Levels and models of intervention are enriched by the Italian experience to facilitate a practical approach to the disease and the therapeutical approach should be adapted to the clinical severity.



Systematic review of treatments for atopic eczema.

An up-to-date coverage 'map' of randomised controlled trials (RCTs) of treatments of atopic eczema is produced to assist in making treatment recommendations by summarising the available RCT evidence using qualitative and quantitative methods.

Quality of life and childhood atopic dermatitis: the misery of living with childhood eczema

  • S. Lewis-jones
  • Medicine, Psychology
    International journal of clinical practice
  • 2006
HRQoL measures are proving to be valuable tools for use in the clinical setting, as outcome measures for pharmaceutical studies, for health economics and audit purposes and it is recommended that in future, they should be used in conjunction with objective measures of severity, as part of the assessment process of a child with atopic eczema.

Management of Atopic Dermatitis in the Pediatric Population

New treatment strategies that are being used by atopic dermatitis specialists, such as comprehensive “education-as-intervention” models, wet wraps, bleach baths, and systemic immunomodulatory therapies are discussed.

Systemic Treatment of Pediatric Atopic Dermatitis with Azathioprine and Mycophenolate Mofetil

AZ dosing was correlated to TPMT levels successfully, with comparable levels of improvement in the heterozygous and homozygous wild‐type groups, and success with AZ and MM in the treatment of severe pediatric AD was experienced.

Systemic treatment of severe atopic eczema: a systematic review.

Cyclosporine is recommended as first option for patients with atopic eczema refractory to conventional treatment and intravenous immunoglobulins and infliximab are not recommended based on published data.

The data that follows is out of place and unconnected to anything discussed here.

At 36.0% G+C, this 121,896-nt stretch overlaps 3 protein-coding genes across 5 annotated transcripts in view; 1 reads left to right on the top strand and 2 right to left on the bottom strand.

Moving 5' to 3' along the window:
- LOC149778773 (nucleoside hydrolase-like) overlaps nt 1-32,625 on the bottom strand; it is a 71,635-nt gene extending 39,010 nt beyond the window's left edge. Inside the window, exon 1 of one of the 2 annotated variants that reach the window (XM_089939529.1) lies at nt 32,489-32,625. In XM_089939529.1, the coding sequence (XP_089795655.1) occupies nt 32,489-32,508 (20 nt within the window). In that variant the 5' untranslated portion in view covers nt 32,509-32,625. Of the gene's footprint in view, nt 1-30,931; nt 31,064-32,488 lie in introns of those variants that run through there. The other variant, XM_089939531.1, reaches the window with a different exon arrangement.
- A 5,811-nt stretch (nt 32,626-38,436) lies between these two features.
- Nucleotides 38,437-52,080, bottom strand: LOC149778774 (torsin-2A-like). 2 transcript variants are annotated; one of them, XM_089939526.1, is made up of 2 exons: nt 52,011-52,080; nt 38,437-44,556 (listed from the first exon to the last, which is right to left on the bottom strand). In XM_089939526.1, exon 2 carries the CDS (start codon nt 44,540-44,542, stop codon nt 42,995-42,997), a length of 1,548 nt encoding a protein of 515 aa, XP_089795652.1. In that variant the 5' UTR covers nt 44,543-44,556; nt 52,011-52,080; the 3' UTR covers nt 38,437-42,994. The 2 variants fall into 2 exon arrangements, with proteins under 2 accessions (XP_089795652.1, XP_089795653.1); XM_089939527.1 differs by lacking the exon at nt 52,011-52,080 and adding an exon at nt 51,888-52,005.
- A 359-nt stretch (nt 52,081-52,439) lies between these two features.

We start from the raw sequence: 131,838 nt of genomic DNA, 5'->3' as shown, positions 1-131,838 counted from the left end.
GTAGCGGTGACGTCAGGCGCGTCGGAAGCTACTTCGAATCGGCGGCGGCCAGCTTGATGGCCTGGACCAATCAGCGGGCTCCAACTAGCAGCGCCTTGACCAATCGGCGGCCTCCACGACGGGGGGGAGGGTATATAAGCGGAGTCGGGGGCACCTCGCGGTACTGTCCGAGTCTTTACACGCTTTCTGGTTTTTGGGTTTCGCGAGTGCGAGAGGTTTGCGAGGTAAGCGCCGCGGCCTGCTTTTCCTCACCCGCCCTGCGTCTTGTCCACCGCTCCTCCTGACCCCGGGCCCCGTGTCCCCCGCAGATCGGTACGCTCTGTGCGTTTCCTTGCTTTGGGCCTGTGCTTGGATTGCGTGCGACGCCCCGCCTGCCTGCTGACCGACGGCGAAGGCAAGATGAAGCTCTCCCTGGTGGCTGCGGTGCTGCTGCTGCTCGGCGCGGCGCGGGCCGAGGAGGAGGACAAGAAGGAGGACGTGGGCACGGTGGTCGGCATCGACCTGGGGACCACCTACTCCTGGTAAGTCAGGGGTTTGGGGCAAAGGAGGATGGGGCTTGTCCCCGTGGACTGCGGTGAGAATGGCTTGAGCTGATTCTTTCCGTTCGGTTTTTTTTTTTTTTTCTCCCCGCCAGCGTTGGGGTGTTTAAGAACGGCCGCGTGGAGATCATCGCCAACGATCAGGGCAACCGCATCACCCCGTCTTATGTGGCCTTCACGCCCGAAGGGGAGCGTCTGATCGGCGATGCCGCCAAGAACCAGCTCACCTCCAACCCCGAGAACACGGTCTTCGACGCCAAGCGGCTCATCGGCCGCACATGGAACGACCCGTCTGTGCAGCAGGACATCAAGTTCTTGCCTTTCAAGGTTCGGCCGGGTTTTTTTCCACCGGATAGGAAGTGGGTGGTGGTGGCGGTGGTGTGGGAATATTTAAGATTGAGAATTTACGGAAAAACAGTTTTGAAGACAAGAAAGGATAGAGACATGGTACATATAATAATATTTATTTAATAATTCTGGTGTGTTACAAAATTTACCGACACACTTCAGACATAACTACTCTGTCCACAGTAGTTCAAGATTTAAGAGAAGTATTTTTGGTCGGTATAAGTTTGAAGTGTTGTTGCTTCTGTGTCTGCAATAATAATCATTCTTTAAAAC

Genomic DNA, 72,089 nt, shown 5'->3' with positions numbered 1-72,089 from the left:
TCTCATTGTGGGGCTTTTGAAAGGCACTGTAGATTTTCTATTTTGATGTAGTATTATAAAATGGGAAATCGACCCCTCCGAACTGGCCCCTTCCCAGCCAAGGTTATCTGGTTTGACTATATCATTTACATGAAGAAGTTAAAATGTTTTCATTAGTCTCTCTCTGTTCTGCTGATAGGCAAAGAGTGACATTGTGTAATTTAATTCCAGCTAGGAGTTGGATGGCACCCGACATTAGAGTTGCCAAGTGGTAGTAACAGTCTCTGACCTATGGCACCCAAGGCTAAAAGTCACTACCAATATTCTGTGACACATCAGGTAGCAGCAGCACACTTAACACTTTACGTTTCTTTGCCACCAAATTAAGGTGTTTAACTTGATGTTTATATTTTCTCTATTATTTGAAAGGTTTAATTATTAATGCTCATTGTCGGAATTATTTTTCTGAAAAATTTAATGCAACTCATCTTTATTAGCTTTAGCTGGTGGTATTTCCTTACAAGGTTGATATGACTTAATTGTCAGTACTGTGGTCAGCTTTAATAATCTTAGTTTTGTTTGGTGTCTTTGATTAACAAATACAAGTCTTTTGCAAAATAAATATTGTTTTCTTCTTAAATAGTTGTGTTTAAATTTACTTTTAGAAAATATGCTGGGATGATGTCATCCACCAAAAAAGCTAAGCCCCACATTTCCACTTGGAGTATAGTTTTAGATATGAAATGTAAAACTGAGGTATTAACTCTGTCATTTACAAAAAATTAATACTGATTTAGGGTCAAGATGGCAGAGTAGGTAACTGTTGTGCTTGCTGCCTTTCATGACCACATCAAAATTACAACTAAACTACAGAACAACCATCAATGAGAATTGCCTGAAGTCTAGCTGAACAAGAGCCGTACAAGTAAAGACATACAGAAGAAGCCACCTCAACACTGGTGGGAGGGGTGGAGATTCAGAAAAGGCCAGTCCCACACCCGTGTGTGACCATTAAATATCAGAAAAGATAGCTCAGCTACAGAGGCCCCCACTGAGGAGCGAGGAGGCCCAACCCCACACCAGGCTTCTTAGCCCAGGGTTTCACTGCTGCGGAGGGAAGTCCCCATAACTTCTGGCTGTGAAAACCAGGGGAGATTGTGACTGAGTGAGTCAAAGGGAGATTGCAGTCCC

What’s new in atopic eczema? An analysis of the clinical significance of systematic reviews on atopic eczema published in 2006 and 2007

The evidence suggests that avoidance of allergenic foods during pregnancy or the use of hydrolyzed or soy formula milks does not prevent Eczema, and delayed introduction of solids may decrease eczema risk.

The Burden of Atopic Dermatitis: Impact on the Patient, Family, and Society

Targeting parents and caregivers with education and psychosocial support can decrease family and personal burden, which in turn may decrease the cost of treating the condition because of better medical, psychossocial, and family outcomes.

What’s new in atopic eczema? An analysis of systematic reviews published in 2009–2010

This review provides a summary of key findings from 18 systematic reviews on atopic eczema, published or indexed between January 2009 and 24 August 2010, which found no evidence of a benefit from any form of antistaphylococcal treatment in managing clinically infected or uninfected Eczema.

Established corticosteroid creams should be applied only once daily in patients with atopic eczema

It is proposed that established preparations need be applied only once daily for atopic eczema, and three newer preparations have been developed for once daily application.